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"New Standards for Businesses are Right Idea for Shared Responsibility" by Celia Wcislo

Business leaders have recently expressed frustration and anger at the proposed changes by the Division of Healthcare Finance and Policy (DHCFP) on the Fair Share requirements under Massachusetts healthcare reform.

Previously, the regulation in place said that to avoid a penalty, employers must offer to pay 33% of the premium or 25% of full-time employees must buy the insurance their employer offers. That meant employers could avoid responsibility and the penalty, even if employees pay up to 67% of the premiums, or if their workforce is mostly part-time.

Employers meeting either of these two tests faced no penalty under the law. This arrangement was negotiated between business representatives and the Romney administration, with the understanding that many employers would not have to pay the penalty.

Everyone is being asked to pay more for the cost of successfully insuring more than 170,000 Massachusetts residents. If you buy cigarettes, you will pay $1 more per pack in state taxes. If you are on CommCare, you could pay 10% higher in premiums, and higher co-pays for doctor visits. Providers will pay $20M more to cover health costs, and insurers will pay $33M more.

Consumers and advocates have consistently asked that everyone share in the cost of reform.

The Patrick Administration has listened to and honored that request. Reform has worked so far because all of us, including businesses, have come to the table to make it work.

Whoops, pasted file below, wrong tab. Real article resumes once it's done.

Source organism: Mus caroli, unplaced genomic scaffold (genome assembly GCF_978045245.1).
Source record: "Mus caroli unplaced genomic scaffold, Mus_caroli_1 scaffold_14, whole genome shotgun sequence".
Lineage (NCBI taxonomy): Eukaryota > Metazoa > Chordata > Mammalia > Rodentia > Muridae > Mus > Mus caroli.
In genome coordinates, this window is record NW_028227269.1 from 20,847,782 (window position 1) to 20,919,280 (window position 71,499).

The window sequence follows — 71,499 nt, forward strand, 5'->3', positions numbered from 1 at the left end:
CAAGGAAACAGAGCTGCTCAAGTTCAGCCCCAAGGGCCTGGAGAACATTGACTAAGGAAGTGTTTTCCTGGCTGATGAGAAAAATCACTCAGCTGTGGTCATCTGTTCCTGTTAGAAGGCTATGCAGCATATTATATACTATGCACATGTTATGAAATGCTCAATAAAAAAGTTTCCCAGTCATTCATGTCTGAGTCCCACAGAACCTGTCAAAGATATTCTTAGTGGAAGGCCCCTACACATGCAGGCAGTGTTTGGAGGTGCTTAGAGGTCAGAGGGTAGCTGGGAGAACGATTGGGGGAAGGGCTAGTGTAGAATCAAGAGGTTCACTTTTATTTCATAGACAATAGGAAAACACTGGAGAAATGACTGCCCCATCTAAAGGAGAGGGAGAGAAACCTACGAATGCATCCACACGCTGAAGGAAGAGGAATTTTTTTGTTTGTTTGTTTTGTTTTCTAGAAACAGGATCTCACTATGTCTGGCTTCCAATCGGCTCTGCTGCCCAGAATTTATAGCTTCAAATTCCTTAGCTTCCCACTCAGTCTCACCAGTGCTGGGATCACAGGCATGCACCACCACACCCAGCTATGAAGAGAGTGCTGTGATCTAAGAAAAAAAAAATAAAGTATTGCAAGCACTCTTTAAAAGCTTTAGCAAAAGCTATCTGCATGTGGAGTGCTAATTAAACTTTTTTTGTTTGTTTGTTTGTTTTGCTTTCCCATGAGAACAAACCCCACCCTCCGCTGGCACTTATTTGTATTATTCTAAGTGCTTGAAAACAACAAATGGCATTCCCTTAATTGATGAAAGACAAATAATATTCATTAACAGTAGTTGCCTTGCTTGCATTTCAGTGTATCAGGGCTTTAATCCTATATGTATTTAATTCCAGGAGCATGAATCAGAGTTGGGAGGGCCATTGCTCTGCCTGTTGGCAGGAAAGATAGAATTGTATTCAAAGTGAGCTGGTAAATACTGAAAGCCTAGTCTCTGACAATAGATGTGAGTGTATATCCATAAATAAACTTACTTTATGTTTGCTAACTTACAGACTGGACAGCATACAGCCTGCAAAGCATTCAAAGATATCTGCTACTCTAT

Having listened carefully to all sides, DHCFP is releasing new, final regulations today. The new DHCFP rules are aimed at those businesses who have failed to insure their workforce and have chosen to pay almost nothing towards the reform by requiring they meet both the 33% premium payment, and the 25% enrollment standards, with some important exceptions..

First, the new changes recognize the difficulties that small businesses are facing. The amended regulations apply only to those firms with over 50 full-time employees, rather than the initial standard, which applied them to any business with over 11 full time equivalent (FTE) workers. This means smaller businesses will not be impacted by the regulatory changes.

Secondly, any employer that has 75% of their full-time employees buying insurance, will also be allowed to live by the current rules. This changes acknowledges that these businesses are already doing their fair share.

Finally, DHCFP has postponed the start date of this regulation from October 1, until January 1, saving businesses three months of penalties, and allowing time for larger employers to adjust to the new regulations.

The new regulations are both responsive and fair. They correctly target those larger employers who have chosen not to insure their employees, while ensuring that shared responsibility remains the bedrock of Massachusetts health care reform.

Celia Wcislo
Assistant Division Director, 1199 SEIU
Connector board member

This program aired on October 1, 2008. The audio for this program is not available.

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